A Judaism Of Joy

Growing up in my parents’ home, there was only one thing that was permitted to be thrown inside the house — challah.

Each Friday night after the blessing on the bread, my father would break up parts of the challah and throw it around the table. He began with my mother, who became very adept at snagging her piece. Some memorable catches were executed, as well as some incomprehensible misses. But by that simple gesture we began each Shabbat meal in an atmosphere of joy.

Religious ritual is often solemn. Solemnity has its place. But simcha shel mitzvah — the sheer exhilaration of the mitzvot — can be the most potent of religious experiences. At the end of each Shabbat morning we bring the children up on the bima. They get to look out over the congregation, and the parents get to see their kids along with all the other children attending the service. Is it a little chaotic? At times. But it is joyful? Always.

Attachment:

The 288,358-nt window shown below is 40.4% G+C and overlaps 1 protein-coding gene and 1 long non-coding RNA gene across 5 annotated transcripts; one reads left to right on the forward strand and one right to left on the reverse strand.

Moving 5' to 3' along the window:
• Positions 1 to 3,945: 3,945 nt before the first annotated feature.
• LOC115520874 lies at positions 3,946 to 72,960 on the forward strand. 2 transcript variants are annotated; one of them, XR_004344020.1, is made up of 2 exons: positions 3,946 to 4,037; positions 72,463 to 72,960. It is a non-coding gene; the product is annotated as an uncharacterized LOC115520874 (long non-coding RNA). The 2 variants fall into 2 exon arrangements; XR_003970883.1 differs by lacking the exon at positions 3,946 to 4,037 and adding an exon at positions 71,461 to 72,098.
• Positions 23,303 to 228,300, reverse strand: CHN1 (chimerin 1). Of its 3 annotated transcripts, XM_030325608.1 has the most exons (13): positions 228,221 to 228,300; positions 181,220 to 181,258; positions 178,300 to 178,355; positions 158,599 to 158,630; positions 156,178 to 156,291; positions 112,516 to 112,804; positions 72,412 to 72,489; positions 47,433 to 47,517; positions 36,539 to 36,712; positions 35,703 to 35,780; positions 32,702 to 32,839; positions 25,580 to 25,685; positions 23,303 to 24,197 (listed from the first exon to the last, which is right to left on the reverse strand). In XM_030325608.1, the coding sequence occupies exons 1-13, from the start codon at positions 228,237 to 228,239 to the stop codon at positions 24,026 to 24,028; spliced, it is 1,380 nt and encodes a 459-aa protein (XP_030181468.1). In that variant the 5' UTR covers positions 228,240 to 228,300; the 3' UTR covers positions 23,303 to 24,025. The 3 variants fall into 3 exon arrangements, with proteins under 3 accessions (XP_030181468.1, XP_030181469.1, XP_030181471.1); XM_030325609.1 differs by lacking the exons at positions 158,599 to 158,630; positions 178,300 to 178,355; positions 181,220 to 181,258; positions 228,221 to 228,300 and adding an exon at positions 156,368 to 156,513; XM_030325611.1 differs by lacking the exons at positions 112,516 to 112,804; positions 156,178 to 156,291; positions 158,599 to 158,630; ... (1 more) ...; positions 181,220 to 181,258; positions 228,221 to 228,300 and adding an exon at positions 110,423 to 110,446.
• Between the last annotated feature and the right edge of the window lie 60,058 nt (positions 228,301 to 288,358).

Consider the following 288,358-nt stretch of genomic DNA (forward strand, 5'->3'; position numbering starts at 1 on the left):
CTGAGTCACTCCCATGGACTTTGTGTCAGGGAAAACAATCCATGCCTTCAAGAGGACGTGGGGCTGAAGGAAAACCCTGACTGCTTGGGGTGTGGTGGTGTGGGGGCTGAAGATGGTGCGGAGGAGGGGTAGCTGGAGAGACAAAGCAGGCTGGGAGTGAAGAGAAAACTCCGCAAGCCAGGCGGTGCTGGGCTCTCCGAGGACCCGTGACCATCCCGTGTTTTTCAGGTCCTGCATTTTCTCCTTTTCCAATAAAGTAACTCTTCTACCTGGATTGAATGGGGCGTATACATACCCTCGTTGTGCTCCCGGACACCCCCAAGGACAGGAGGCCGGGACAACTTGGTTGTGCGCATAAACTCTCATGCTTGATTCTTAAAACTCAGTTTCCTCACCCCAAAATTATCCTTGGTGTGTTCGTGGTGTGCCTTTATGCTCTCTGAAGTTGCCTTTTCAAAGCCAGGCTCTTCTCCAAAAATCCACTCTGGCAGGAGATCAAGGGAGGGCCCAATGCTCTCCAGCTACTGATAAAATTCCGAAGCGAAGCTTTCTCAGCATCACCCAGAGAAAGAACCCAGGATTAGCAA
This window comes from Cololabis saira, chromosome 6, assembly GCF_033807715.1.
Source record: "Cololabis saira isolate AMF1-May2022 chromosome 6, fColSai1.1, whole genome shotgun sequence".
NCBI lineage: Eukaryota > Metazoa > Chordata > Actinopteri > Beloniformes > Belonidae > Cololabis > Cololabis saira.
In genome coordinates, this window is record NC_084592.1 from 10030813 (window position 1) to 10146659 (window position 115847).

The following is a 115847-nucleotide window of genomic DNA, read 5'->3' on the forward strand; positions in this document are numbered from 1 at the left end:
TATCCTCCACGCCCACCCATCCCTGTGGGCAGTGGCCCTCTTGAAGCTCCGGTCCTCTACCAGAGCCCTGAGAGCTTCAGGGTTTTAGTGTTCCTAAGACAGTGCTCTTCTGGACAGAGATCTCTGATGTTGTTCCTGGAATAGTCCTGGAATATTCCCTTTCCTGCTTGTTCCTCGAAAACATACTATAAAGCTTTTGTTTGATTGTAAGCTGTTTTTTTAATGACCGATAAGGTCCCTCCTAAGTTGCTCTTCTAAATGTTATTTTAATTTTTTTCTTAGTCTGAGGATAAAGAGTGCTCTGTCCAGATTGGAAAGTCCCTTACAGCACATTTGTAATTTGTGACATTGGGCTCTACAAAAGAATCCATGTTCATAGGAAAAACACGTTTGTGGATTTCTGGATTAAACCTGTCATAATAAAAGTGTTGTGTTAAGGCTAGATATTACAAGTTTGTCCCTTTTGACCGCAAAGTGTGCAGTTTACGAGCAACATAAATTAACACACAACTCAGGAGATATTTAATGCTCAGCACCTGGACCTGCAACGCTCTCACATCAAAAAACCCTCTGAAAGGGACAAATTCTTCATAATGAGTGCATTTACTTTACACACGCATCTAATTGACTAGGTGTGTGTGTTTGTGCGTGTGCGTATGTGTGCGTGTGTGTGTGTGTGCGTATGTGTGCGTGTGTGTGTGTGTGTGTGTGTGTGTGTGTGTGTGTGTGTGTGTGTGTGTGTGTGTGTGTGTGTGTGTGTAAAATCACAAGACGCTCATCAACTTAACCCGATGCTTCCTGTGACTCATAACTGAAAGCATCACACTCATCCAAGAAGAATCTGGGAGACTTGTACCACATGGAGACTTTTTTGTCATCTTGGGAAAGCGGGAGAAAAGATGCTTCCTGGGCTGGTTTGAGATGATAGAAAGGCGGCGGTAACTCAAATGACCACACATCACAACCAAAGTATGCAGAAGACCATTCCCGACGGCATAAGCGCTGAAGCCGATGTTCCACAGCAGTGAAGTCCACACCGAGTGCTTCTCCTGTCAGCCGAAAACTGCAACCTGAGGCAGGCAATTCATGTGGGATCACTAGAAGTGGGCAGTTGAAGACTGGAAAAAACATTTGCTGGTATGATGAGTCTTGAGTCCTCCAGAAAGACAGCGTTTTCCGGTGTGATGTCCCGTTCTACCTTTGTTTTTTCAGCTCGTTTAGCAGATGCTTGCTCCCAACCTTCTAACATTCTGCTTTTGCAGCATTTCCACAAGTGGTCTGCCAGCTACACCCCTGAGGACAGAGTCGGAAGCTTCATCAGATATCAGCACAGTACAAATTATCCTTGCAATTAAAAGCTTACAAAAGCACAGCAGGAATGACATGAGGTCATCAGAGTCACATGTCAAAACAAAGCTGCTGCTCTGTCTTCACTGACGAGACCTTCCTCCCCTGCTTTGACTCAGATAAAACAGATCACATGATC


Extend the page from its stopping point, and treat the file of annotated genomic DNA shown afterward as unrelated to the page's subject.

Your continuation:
Judaism is not only serious when it is straight-faced. Whenever I feel myself getting unnecessarily rigid, I just remember the mischievous twinkle in my father’s eyes during the windup before the Shabbos pitch.

Rabbi David Wolpe is spiritual leader of Sinai Temple in Los Angeles. Follow him on Twitter: @RabbiWolpe. His latest book is “David: The Divided Heart” (Yale University Press).

 

About the Author
Named the most influential Rabbi in America by Newsweek Magazine and one of the 50 most influential Jews in the world by the Jerusalem Post, David Wolpe is the Rabbi of Sinai Temple in Los Angeles, California.
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